What is the cost of humidity control?
Using heat to control humidity in a greenhouse gives the advantages of a good yielding and a disease-free crop. But with energy prices rising, many growers are left wondering whether humidity control is something they can really afford.
With this in mind, the specialist growers Coletta & Tyson took the decision to save on energy costs by minimising their active humidity control. This step meant the exposure of their crop to potential disease problems ... so was it the right decision? We carried out research to find out.
Comparing humidity strategies
The size and layout of Coletta & Tyson’s Millbeck Nursery provided us with the unique opportunity to compare the performance of two identical greenhouses operating under different humidity control strategies. We carried out side-by-side comparisons of the following two approaches:
- Optimised humidity control - With this approach, we used the heating and ventilation set-points previously discussed in the articles Spark spread - what is it and what does it mean? and How to avoid condensation.
- No active humidity control - The graphs below show the heating pipe temperatures and the climate in the two greenhouses on the same day last week.
Greenhouse with humidity control (click to see larger version)
Greenhouse without humidity control (click to see larger version)
If we look at the night period, we can see that the greenhouse with humidity control had an average Relative Humidity (RH) of 85% compared to 90% in the ‘no control’ greenhouse. However, to achieve this, the pipe temperature in the humidity control house was 10 degrees C hotter.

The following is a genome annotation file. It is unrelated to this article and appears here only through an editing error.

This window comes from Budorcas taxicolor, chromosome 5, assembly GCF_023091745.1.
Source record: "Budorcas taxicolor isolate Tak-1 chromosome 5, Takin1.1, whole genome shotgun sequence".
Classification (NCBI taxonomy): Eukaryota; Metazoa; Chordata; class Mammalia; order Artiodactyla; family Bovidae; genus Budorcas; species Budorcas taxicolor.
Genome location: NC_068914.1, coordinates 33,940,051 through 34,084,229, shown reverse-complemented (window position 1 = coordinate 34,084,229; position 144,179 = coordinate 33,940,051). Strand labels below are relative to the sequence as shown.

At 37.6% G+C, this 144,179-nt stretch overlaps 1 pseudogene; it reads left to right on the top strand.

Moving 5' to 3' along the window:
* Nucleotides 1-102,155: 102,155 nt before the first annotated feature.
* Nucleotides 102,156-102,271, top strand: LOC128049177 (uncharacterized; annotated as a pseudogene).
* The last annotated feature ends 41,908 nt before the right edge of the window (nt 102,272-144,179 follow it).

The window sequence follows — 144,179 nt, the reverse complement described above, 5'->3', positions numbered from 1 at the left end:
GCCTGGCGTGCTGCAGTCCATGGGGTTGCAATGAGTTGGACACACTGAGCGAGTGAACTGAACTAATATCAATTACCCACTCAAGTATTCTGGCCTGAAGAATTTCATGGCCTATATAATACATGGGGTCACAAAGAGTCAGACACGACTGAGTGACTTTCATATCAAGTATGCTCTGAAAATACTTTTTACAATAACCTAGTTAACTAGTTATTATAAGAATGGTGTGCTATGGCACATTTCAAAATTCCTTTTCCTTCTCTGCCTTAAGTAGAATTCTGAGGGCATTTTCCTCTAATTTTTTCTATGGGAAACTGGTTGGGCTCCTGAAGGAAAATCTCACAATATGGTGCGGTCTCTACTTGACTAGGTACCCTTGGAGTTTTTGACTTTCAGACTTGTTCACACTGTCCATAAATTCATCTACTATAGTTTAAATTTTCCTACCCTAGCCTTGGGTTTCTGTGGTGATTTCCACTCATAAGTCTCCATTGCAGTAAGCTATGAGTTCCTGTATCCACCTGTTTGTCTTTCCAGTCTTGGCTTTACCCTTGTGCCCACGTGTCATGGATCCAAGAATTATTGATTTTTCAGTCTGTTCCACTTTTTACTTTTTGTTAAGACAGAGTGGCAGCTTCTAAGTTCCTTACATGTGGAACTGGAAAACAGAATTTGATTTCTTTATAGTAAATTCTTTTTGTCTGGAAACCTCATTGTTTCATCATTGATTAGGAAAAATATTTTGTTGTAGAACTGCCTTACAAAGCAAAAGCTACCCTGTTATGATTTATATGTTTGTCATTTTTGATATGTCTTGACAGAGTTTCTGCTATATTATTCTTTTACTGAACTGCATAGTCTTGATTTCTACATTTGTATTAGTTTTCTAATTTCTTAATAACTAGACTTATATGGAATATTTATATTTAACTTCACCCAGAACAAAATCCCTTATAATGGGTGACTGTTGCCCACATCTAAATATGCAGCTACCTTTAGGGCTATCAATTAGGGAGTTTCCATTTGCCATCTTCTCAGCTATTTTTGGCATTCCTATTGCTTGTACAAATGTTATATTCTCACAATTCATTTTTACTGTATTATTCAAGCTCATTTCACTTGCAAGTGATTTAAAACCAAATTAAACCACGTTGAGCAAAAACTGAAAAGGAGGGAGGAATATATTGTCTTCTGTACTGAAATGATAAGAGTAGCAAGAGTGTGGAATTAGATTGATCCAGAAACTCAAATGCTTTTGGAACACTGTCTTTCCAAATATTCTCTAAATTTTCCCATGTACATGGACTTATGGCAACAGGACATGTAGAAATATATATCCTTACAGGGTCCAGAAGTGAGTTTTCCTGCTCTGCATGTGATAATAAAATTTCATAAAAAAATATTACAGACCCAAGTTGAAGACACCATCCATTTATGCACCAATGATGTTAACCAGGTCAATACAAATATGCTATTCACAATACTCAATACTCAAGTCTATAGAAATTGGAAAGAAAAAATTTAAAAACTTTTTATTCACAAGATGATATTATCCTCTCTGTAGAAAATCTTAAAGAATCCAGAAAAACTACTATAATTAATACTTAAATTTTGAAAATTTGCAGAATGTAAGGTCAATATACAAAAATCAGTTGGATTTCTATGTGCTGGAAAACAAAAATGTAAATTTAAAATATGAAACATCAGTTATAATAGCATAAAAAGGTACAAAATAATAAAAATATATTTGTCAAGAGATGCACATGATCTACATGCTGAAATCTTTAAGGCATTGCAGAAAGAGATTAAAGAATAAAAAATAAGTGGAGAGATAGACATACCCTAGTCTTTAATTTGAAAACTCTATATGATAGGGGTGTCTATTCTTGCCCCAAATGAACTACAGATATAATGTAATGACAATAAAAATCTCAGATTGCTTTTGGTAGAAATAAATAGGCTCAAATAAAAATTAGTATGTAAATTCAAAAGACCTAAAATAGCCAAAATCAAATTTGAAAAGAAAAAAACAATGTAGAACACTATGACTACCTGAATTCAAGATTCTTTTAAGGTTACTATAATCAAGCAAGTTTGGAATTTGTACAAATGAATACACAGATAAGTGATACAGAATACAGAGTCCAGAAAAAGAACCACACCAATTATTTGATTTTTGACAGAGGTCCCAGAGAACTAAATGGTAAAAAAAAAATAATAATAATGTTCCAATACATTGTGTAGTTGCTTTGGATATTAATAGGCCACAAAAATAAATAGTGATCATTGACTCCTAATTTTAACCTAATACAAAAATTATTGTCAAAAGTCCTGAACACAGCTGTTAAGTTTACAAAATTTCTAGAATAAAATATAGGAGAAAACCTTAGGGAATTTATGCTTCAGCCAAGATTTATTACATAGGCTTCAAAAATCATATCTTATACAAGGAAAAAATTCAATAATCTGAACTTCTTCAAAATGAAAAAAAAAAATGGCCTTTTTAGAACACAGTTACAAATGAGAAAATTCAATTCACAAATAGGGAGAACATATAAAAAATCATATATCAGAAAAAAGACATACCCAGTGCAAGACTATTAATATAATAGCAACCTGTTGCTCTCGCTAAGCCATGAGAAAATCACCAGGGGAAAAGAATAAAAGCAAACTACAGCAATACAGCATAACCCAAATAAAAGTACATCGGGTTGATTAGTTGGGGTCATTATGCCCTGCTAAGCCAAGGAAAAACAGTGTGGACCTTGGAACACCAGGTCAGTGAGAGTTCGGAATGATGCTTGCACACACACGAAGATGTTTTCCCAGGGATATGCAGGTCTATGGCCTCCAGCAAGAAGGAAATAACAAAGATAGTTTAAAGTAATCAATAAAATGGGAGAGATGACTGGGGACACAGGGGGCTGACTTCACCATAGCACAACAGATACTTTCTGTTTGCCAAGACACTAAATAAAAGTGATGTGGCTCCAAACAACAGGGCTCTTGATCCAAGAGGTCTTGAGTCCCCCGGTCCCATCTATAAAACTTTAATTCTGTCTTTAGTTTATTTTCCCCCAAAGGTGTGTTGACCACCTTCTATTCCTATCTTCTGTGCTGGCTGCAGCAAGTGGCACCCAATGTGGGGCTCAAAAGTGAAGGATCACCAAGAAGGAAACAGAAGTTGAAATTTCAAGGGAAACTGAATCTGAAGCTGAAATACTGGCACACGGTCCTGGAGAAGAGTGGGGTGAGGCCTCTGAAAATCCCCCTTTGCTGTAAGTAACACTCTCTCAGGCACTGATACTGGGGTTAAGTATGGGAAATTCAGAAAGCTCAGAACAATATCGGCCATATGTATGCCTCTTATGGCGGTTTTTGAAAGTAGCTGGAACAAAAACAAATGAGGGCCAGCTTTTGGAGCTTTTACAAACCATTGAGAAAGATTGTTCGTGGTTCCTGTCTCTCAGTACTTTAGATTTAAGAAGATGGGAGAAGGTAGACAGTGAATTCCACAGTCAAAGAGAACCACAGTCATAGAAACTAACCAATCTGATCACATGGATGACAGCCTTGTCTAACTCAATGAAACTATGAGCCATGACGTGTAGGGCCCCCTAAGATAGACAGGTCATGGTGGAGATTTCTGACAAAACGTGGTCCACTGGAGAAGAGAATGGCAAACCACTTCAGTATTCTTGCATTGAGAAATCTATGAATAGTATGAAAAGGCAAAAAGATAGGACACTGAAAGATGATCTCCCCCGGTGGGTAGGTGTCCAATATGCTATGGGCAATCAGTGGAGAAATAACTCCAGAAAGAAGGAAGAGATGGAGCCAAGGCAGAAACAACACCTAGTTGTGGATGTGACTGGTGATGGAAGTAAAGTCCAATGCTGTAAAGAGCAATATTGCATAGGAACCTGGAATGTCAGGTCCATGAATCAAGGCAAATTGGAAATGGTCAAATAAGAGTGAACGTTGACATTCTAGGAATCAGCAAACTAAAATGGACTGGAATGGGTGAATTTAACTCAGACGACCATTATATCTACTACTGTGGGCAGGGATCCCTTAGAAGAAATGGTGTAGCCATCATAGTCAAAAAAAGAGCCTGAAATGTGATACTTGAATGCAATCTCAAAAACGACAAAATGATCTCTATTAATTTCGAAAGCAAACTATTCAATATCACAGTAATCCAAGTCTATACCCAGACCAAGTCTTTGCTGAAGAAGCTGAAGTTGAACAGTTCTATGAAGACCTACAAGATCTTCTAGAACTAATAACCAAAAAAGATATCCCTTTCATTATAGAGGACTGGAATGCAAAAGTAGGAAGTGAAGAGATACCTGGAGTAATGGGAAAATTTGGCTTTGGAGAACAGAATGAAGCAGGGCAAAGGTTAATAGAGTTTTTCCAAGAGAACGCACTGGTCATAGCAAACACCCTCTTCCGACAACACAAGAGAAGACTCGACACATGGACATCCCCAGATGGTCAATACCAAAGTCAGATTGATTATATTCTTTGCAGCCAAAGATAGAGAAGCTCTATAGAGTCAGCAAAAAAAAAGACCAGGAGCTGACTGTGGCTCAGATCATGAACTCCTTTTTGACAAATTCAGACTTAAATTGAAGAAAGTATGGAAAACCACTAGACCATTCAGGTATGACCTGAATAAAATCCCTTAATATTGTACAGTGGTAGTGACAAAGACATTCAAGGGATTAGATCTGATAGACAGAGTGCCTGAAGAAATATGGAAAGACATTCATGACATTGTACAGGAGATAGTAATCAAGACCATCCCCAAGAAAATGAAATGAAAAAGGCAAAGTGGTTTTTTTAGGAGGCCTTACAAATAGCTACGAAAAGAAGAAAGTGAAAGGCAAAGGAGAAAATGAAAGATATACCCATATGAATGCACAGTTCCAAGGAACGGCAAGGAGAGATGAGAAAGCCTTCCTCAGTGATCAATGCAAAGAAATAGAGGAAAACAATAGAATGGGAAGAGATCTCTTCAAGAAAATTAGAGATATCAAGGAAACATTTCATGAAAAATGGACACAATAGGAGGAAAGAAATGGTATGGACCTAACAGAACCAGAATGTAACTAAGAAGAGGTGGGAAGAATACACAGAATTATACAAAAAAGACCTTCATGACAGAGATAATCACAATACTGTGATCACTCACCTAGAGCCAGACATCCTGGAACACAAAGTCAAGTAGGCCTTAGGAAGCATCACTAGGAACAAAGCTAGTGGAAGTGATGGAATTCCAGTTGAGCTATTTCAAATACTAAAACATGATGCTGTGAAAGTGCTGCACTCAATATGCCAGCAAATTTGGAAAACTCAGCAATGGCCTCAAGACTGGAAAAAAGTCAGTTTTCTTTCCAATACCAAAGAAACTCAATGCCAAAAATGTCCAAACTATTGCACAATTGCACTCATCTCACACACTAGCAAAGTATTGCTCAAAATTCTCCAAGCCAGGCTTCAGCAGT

So what did humidity control cost?
Over the period from 16:00hrs to 08:00hrs:
- Active humidity control required heating for the entire 14 hours at an average pipe temperature of 35 degrees C.
- No humidity control used heat for 12½ hours at an average pipe temperature of 21 degrees C.
We can use this information with data about the greenhouse temperature, heating pipe length and diameter and boiler efficiency to calculate the heat used in each scenario. On this night, the active humidity control used 0.7 kWh/m2 more energy, costing an additional 1.75p/m2. Based on the plant density of 9 plants/m2, the cost of humidity control on this night was therefore 0.2p/plant.
However, don’t assume that humidity control costs 0.2p/plant every night. This was a worst case night, with mild temperatures; so humidity control was particularly difficult. On a colder night, more heat would have been needed to maintain the temperature in the ‘no humidity control’ block and the differences between the treatments would have been equalled out.
When assessing the value of humidity control, we have to remember the potential advantages, which include:
- Reduced grade outs / rejects.
- Labour saving due to less picking over.
- Fewer fungicide applications.
- Better shelf life.
So, before you rush out and change your humidity control settings to save costs, remember the additional work and costs that you might incur if you go too far.
Scenario: With humidity control:
- Energy consumption = 0.9 kWh/m2
- Cost based on gas @ 2.5p/kWh (73p/therm) = 2.25p/m2
Scenario: No humditity control:
- Energy consumption = 0.2 kWh/m2
- Cost based on gas @ 2.5p/kWh (73p/therm) = 0.5p/m2